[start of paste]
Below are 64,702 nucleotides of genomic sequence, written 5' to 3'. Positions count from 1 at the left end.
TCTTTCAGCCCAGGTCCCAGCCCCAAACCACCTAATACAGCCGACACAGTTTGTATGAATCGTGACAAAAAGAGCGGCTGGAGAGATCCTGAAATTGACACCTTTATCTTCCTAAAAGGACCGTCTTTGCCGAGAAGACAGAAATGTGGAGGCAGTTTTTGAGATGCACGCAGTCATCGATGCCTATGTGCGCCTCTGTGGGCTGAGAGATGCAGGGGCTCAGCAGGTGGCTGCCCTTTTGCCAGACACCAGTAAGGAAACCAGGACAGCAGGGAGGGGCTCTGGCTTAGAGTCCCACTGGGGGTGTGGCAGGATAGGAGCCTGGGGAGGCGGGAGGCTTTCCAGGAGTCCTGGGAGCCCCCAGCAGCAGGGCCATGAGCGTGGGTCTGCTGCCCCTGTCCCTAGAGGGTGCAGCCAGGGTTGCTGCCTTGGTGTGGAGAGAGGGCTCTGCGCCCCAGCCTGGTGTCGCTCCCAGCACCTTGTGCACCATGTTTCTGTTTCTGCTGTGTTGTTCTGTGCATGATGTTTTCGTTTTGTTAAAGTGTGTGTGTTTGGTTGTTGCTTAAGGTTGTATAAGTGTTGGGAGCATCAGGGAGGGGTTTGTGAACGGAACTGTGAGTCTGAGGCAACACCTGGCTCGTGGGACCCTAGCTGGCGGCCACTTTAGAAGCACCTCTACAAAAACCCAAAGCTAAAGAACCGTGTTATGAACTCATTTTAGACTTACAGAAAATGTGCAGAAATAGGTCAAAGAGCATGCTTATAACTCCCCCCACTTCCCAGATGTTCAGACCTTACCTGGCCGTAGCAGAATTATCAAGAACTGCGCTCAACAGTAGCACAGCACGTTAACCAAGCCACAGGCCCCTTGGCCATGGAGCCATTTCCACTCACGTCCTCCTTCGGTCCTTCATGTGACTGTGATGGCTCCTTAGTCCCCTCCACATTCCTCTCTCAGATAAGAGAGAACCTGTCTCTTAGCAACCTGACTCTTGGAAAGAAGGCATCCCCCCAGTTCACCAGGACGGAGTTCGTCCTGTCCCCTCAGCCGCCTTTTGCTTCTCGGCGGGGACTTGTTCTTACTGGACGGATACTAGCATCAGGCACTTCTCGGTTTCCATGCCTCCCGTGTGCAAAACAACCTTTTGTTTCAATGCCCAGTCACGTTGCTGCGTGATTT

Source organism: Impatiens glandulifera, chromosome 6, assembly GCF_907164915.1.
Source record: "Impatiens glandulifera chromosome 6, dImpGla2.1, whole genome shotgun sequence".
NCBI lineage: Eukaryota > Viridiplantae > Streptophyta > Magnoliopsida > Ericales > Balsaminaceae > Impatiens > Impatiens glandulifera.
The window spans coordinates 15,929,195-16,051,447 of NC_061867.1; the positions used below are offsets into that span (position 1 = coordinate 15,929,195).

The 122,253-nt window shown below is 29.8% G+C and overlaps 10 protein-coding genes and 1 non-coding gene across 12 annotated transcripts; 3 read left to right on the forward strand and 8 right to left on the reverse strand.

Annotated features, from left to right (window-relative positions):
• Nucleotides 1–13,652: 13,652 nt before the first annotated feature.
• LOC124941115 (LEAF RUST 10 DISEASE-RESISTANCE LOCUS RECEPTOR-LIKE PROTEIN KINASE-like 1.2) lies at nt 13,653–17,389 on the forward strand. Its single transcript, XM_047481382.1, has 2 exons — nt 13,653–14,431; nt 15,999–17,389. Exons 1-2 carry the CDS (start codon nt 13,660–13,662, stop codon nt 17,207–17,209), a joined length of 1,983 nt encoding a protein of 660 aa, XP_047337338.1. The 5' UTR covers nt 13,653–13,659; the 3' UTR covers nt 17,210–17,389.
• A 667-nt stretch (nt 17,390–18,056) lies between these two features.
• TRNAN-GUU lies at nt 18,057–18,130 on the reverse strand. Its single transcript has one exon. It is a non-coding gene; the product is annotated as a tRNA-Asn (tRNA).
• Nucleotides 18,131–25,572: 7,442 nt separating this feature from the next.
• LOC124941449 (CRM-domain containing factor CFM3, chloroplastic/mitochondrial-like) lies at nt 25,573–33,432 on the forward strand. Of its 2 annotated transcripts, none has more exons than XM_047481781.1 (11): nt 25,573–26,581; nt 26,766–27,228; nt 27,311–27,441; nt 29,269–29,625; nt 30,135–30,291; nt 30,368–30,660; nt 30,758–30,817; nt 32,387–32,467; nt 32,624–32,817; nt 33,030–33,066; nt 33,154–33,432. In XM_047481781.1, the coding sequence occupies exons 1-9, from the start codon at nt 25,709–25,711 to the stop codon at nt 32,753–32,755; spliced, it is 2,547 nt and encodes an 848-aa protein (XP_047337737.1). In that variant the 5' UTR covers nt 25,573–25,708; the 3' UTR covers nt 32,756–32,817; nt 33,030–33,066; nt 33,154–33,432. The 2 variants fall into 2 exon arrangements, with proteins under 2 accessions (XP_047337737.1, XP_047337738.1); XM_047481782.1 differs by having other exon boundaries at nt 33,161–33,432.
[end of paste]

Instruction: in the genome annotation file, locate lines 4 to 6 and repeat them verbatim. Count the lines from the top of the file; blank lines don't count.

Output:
Source record: "Impatiens glandulifera chromosome 6, dImpGla2.1, whole genome shotgun sequence".
NCBI lineage: Eukaryota > Viridiplantae > Streptophyta > Magnoliopsida > Ericales > Balsaminaceae > Impatiens > Impatiens glandulifera.
The window spans coordinates 15,929,195-16,051,447 of NC_061867.1; the positions used below are offsets into that span (position 1 = coordinate 15,929,195).